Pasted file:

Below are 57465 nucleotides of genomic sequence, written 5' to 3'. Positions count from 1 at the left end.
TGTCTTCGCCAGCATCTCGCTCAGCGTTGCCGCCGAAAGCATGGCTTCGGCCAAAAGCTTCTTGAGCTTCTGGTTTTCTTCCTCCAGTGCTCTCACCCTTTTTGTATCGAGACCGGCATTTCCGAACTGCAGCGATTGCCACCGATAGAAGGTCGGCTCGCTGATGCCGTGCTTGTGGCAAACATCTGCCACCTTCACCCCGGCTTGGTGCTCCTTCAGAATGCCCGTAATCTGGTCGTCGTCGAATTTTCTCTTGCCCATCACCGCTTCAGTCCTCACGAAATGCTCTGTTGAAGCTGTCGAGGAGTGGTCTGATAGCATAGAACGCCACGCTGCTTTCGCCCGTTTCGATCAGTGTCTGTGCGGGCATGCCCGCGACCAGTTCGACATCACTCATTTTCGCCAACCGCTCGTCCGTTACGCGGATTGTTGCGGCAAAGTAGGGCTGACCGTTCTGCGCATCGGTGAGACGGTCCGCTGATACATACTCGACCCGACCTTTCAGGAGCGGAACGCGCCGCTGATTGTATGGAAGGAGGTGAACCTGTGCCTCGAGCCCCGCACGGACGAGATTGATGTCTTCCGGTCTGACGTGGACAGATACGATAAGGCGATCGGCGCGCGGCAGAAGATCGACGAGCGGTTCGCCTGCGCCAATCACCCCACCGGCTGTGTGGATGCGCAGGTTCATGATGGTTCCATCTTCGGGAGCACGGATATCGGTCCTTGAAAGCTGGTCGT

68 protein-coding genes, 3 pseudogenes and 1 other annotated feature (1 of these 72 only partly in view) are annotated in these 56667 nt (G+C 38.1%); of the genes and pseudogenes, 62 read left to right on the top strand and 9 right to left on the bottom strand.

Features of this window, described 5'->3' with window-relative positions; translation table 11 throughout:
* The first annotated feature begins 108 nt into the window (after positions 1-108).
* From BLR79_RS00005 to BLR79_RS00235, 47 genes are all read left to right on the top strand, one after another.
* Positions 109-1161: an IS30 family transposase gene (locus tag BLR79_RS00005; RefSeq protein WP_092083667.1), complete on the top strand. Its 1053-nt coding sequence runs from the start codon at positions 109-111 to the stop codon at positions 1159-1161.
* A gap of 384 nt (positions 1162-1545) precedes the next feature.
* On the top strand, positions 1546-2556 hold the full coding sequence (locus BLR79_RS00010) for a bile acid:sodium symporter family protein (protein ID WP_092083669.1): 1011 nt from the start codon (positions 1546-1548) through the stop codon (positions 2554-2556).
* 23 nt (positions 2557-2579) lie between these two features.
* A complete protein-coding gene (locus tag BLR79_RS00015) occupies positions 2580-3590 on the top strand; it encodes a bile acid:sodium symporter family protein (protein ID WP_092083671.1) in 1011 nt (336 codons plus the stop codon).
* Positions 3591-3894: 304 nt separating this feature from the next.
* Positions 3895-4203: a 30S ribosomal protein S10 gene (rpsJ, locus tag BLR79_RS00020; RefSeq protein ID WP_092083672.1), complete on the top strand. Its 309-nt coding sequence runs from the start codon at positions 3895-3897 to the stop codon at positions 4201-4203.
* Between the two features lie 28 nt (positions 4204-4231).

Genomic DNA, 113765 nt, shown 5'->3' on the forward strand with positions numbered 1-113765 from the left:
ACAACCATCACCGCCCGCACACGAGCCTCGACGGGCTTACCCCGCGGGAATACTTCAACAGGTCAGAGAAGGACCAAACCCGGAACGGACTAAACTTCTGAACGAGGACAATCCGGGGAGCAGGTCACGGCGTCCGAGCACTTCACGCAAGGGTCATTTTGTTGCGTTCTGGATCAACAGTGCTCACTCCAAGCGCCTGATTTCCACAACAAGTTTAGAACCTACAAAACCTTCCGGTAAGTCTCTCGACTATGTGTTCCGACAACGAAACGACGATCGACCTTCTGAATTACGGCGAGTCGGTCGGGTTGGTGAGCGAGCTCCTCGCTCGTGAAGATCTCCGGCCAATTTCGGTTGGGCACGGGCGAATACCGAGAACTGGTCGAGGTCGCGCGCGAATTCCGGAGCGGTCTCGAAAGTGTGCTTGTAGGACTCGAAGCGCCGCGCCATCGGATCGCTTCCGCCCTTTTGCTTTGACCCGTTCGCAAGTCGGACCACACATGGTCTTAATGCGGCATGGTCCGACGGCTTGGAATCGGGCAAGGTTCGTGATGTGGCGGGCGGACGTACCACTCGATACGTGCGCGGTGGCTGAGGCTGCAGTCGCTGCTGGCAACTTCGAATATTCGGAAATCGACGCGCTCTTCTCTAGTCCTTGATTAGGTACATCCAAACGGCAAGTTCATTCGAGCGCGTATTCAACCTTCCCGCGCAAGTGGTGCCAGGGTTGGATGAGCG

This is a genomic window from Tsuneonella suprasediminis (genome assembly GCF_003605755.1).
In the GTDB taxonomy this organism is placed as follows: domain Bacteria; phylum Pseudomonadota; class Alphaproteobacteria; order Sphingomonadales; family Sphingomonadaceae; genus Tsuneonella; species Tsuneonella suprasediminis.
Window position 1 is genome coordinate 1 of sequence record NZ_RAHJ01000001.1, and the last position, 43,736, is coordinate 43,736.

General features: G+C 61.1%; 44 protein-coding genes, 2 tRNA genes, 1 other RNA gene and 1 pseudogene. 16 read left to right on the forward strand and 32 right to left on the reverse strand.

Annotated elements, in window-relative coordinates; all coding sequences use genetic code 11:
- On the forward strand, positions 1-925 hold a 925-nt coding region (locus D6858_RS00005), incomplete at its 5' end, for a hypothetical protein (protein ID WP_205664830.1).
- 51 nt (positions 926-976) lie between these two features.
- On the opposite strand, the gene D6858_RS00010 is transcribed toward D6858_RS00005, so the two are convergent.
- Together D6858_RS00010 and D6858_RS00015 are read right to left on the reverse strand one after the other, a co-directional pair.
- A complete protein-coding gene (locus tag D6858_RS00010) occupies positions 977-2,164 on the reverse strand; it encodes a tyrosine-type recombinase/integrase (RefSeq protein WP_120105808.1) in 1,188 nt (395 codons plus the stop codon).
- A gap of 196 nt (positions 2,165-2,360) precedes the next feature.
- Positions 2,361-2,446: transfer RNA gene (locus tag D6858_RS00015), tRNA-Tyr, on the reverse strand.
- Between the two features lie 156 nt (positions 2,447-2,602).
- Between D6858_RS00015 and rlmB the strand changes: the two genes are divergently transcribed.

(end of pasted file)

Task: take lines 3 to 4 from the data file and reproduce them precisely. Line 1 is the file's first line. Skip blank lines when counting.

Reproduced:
68 protein-coding genes, 3 pseudogenes and 1 other annotated feature (1 of these 72 only partly in view) are annotated in these 56667 nt (G+C 38.1%); of the genes and pseudogenes, 62 read left to right on the top strand and 9 right to left on the bottom strand.

Features of this window, described 5'->3' with window-relative positions; translation table 11 throughout: